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The laser sensors currently used to detect 3D objects in the paths of autonomous cars are bulky, ugly, expensive, energy-inefficient – and highly accurate.

These Light Detection and Ranging (LiDAR) sensors are affixed to cars’ roofs, where they increase wind drag, a particular disadvantage for electric cars. They can add around $10,000 to a car’s cost. But despite their drawbacks, most experts have considered LiDAR sensors the only plausible way for self-driving vehicles to safely perceive pedestrians, cars and other hazards on the road.

Now, Cornell researchers have discovered that a simpler method, using two inexpensive cameras on either side of the windshield, can detect objects with nearly LiDAR’s accuracy and at a fraction of the cost. The researchers found that analyzing the captured images from a bird’s-eye view rather than the more traditional frontal view more than tripled their accuracy, making stereo camera a viable and low-cost alternative to LiDAR.

“One of the essential problems in self-driving cars is to identify objects around them – obviously that’s crucial for a car to navigate its environment,” said Kilian Weinberger, associate professor of computer science and senior author of the paper, “Pseudo-LiDAR from Visual Depth Estimation: Bridging the Gap in 3D Object Detection for Autonomous Driving,” which will be presented at the 2019 Conference on Computer Vision and Pattern Recognition, June 15-21 in Long Beach, California.

“The common belief is that you couldn’t make self-driving cars without LiDARs,” Weinberger said. “We’ve shown, at least in principle, that it’s possible.”

The first author of the paper is Yan Wang, doctoral student in computer science.

LiDAR sensors use lasers to create 3D point maps of their surroundings, measuring objects’ distance via the speed of light. Stereo cameras, which rely on two perspectives to establish depth, as human eyes do, seemed promising. But their accuracy in object detection has been woefully low, and the conventional wisdom was that they were too imprecise.

Then Wang and collaborators took a closer look at the data from stereo cameras. To their surprise, they found that their information was nearly as precise as LiDAR. The gap in accuracy emerged, they found, when the stereo cameras’ data was being analyzed.

For most self-driving cars, the data captured by cameras or sensors is analyzed using convolutional neural networks – a kind of machine learning that identifies images by applying filters that recognize patterns associated with them. These convolutional neural networks have been shown to be very good at identifying objects in standard color photographs, but they can distort the 3D information if it’s represented from the front. So when Wang and colleagues switched the representation from a frontal perspective to a point cloud observed from a bird’s-eye view, the accuracy more than tripled.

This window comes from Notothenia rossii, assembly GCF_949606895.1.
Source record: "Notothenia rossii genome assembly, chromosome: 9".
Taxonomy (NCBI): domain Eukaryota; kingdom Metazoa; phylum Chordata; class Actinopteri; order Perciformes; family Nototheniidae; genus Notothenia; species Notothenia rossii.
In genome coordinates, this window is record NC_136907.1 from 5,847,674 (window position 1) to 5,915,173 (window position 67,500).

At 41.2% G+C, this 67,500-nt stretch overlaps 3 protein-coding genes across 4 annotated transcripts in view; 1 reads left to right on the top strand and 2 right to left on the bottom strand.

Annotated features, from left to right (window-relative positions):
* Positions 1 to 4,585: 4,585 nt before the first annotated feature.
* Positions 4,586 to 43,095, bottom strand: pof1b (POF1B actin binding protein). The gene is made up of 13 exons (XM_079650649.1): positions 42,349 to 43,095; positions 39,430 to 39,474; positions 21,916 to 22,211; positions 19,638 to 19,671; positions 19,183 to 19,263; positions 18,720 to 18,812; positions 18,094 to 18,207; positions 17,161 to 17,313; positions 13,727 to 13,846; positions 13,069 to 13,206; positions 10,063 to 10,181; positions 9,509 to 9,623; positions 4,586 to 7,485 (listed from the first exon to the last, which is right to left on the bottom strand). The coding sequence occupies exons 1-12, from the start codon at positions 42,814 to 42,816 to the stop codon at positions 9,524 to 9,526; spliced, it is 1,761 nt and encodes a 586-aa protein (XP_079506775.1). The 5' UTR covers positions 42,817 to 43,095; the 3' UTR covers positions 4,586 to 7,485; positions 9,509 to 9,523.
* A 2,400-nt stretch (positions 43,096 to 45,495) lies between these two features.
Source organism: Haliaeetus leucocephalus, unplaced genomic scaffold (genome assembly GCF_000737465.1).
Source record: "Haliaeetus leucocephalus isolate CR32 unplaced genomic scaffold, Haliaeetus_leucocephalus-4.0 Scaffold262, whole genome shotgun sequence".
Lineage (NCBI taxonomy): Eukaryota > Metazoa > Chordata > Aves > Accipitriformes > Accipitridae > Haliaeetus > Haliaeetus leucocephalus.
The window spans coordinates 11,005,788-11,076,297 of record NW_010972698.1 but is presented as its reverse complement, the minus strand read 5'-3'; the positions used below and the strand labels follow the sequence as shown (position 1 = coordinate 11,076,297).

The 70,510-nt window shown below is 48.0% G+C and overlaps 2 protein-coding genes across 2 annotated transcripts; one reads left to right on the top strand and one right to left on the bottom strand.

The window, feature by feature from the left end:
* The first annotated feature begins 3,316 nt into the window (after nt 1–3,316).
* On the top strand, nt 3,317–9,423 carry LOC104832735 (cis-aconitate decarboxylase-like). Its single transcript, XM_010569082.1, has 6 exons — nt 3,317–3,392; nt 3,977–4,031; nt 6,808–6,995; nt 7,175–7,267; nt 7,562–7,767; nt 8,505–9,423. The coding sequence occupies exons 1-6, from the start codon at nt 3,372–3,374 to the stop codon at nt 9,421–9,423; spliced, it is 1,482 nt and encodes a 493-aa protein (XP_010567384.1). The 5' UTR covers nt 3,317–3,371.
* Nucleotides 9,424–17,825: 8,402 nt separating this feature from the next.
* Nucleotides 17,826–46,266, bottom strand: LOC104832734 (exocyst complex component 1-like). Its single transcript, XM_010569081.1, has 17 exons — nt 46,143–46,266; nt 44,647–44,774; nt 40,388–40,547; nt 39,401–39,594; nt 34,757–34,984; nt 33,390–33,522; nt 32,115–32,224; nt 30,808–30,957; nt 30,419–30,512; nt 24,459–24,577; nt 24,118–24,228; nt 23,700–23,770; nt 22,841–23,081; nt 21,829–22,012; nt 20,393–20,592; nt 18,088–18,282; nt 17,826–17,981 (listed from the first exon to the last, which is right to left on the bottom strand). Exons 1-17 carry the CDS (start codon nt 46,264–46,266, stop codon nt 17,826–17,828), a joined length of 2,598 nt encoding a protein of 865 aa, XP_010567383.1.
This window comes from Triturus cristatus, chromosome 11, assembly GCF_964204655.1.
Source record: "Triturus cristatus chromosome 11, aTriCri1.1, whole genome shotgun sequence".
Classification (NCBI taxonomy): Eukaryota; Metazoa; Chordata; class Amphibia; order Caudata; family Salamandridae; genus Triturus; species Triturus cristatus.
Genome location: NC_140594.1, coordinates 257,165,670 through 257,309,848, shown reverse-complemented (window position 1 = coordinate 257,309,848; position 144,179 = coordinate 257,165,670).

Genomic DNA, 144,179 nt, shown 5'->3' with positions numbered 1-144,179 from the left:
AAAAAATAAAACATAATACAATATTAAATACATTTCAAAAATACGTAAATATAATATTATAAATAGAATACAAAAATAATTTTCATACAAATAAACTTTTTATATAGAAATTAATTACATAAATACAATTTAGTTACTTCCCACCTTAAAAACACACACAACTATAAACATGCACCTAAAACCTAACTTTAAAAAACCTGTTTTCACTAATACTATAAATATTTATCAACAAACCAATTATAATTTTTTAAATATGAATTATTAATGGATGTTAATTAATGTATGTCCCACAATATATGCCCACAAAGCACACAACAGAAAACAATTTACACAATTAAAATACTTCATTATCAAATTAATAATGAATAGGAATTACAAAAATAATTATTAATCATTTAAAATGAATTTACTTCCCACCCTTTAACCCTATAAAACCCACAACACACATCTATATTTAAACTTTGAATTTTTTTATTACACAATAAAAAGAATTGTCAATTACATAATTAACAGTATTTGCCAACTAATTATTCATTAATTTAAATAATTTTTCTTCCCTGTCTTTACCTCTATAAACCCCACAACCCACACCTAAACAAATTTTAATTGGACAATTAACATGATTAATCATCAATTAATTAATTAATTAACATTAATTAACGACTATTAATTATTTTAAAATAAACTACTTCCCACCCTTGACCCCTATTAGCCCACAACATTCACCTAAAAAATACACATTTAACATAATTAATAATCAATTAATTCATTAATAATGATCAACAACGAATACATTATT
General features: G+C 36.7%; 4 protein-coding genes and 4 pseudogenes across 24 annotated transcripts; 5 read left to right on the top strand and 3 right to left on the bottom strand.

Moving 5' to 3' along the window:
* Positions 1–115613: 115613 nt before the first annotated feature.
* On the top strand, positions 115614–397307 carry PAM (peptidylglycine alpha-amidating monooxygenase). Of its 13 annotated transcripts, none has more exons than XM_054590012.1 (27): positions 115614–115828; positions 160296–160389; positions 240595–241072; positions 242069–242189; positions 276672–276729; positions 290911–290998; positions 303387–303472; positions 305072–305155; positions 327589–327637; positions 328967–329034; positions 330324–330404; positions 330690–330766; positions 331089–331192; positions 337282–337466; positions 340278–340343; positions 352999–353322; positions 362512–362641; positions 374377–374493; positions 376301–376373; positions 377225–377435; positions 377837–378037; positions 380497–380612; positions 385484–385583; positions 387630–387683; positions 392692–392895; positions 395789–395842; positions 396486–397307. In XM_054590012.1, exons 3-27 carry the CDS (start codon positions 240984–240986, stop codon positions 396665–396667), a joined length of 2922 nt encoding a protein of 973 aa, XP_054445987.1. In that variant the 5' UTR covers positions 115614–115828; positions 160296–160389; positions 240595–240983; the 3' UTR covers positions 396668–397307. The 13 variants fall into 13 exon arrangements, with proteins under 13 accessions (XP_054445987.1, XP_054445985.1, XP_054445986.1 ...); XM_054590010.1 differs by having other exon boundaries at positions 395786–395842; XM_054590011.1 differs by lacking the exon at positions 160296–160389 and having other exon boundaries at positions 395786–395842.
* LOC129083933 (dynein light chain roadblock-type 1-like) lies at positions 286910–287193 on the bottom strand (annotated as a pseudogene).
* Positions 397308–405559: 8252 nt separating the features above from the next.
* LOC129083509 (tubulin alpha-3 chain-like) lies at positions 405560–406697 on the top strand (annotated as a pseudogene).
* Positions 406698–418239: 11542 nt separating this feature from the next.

“When you have camera images, it’s so, so, so tempting to look at the frontal view, because that’s what the camera sees,” Weinberger said. “But there also lies the problem, because if you see objects from the front then the way they’re processed actually deforms them, and you blur objects into the background and deform their shapes.”

Ultimately, Weinberger said, stereo cameras could potentially be used as the primary way of identifying objects in lower-cost cars, or as a backup method in higher-end cars that are also equipped with LiDAR.

“The self-driving car industry has been reluctant to move away from LiDAR, even with the high costs, given its excellent range accuracy – which is essential for safety around the car,” said Mark Campbell, the John A. Mellowes ’60 Professor and S.C. Thomas Sze Director of the Sibley School of Mechanical and Aerospace Engineering and a co-author of the paper. “The dramatic improvement of range detection and accuracy, with the bird’s-eye representation of camera data, has the potential to revolutionize the industry.”

The results have implications beyond self-driving cars, said co-author Bharath Hariharan, assistant professor of computer science.

“There is a tendency in current practice to feed the data as-is to complex machine learning algorithms under the assumption that these algorithms can always extract the relevant information,” Hariharan said. “Our results suggest that this is not necessarily true, and that we should give some thought to how the data is represented.”

Also contributing were Cornell postdoctoral researcher Wei-Lun Chao and Divyansh Garg ’20.

The research was partly supported by grants from the National Science Foundation, the Office of Naval Research and the Bill and Melinda Gates Foundation.”

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